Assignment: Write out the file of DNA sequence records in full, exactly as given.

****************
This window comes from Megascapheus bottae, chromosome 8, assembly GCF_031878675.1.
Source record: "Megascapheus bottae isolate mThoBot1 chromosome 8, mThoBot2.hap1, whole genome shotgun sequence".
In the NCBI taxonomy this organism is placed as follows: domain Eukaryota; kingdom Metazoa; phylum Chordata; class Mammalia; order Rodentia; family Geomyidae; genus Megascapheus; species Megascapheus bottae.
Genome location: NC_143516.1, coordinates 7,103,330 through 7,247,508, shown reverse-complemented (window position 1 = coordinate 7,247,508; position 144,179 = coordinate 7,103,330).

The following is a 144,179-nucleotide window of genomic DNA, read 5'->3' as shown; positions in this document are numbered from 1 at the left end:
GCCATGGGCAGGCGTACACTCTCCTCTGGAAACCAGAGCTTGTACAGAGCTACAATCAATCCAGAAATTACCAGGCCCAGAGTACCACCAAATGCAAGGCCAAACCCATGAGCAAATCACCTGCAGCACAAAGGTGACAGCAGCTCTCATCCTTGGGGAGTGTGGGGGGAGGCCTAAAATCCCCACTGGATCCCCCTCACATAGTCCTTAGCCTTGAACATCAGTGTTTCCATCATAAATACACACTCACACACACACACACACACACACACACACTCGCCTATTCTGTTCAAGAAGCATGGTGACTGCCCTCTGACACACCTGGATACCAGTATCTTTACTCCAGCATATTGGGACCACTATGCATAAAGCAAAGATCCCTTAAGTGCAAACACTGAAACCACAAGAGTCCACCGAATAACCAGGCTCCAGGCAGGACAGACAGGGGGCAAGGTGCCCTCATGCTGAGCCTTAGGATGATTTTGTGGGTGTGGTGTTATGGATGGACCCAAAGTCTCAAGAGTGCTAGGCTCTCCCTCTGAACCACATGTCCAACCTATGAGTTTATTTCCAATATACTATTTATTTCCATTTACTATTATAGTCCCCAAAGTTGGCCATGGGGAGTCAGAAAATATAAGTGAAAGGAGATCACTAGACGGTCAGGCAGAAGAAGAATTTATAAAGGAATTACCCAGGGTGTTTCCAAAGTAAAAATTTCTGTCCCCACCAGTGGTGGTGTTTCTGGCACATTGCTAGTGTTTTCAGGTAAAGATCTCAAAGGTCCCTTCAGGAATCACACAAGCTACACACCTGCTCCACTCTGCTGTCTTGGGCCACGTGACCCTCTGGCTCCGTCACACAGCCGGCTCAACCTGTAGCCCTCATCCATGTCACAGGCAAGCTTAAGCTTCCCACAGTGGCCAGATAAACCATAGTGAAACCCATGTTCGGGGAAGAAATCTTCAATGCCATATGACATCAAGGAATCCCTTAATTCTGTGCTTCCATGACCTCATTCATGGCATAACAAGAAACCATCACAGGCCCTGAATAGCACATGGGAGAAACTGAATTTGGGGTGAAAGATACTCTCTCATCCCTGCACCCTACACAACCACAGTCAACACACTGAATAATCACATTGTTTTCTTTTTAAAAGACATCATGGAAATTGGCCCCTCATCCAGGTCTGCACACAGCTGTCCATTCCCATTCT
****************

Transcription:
This window comes from Megascapheus bottae, chromosome 8, assembly GCF_031878675.1.
Source record: "Megascapheus bottae isolate mThoBot1 chromosome 8, mThoBot2.hap1, whole genome shotgun sequence".
In the NCBI taxonomy this organism is placed as follows: domain Eukaryota; kingdom Metazoa; phylum Chordata; class Mammalia; order Rodentia; family Geomyidae; genus Megascapheus; species Megascapheus bottae.
Genome location: NC_143516.1, coordinates 7,103,330 through 7,247,508, shown reverse-complemented (window position 1 = coordinate 7,247,508; position 144,179 = coordinate 7,103,330).

The following is a 144,179-nucleotide window of genomic DNA, read 5'->3' as shown; positions in this document are numbered from 1 at the left end:
GCCATGGGCAGGCGTACACTCTCCTCTGGAAACCAGAGCTTGTACAGAGCTACAATCAATCCAGAAATTACCAGGCCCAGAGTACCACCAAATGCAAGGCCAAACCCATGAGCAAATCACCTGCAGCACAAAGGTGACAGCAGCTCTCATCCTTGGGGAGTGTGGGGGGAGGCCTAAAATCCCCACTGGATCCCCCTCACATAGTCCTTAGCCTTGAACATCAGTGTTTCCATCATAAATACACACTCACACACACACACACACACACACACACACTCGCCTATTCTGTTCAAGAAGCATGGTGACTGCCCTCTGACACACCTGGATACCAGTATCTTTACTCCAGCATATTGGGACCACTATGCATAAAGCAAAGATCCCTTAAGTGCAAACACTGAAACCACAAGAGTCCACCGAATAACCAGGCTCCAGGCAGGACAGACAGGGGGCAAGGTGCCCTCATGCTGAGCCTTAGGATGATTTTGTGGGTGTGGTGTTATGGATGGACCCAAAGTCTCAAGAGTGCTAGGCTCTCCCTCTGAACCACATGTCCAACCTATGAGTTTATTTCCAATATACTATTTATTTCCATTTACTATTATAGTCCCCAAAGTTGGCCATGGGGAGTCAGAAAATATAAGTGAAAGGAGATCACTAGACGGTCAGGCAGAAGAAGAATTTATAAAGGAATTACCCAGGGTGTTTCCAAAGTAAAAATTTCTGTCCCCACCAGTGGTGGTGTTTCTGGCACATTGCTAGTGTTTTCAGGTAAAGATCTCAAAGGTCCCTTCAGGAATCACACAAGCTACACACCTGCTCCACTCTGCTGTCTTGGGCCACGTGACCCTCTGGCTCCGTCACACAGCCGGCTCAACCTGTAGCCCTCATCCATGTCACAGGCAAGCTTAAGCTTCCCACAGTGGCCAGATAAACCATAGTGAAACCCATGTTCGGGGAAGAAATCTTCAATGCCATATGACATCAAGGAATCCCTTAATTCTGTGCTTCCATGACCTCATTCATGGCATAACAAGAAACCATCACAGGCCCTGAATAGCACATGGGAGAAACTGAATTTGGGGTGAAAGATACTCTCTCATCCCTGCACCCTACACAACCACAGTCAACACACTGAATAATCACATTGTTTTCTTTTTAAAAGACATCATGGAAATTGGCCCCTCATCCAGGTCTGCACACAGCTGTCCATTCCCATTCT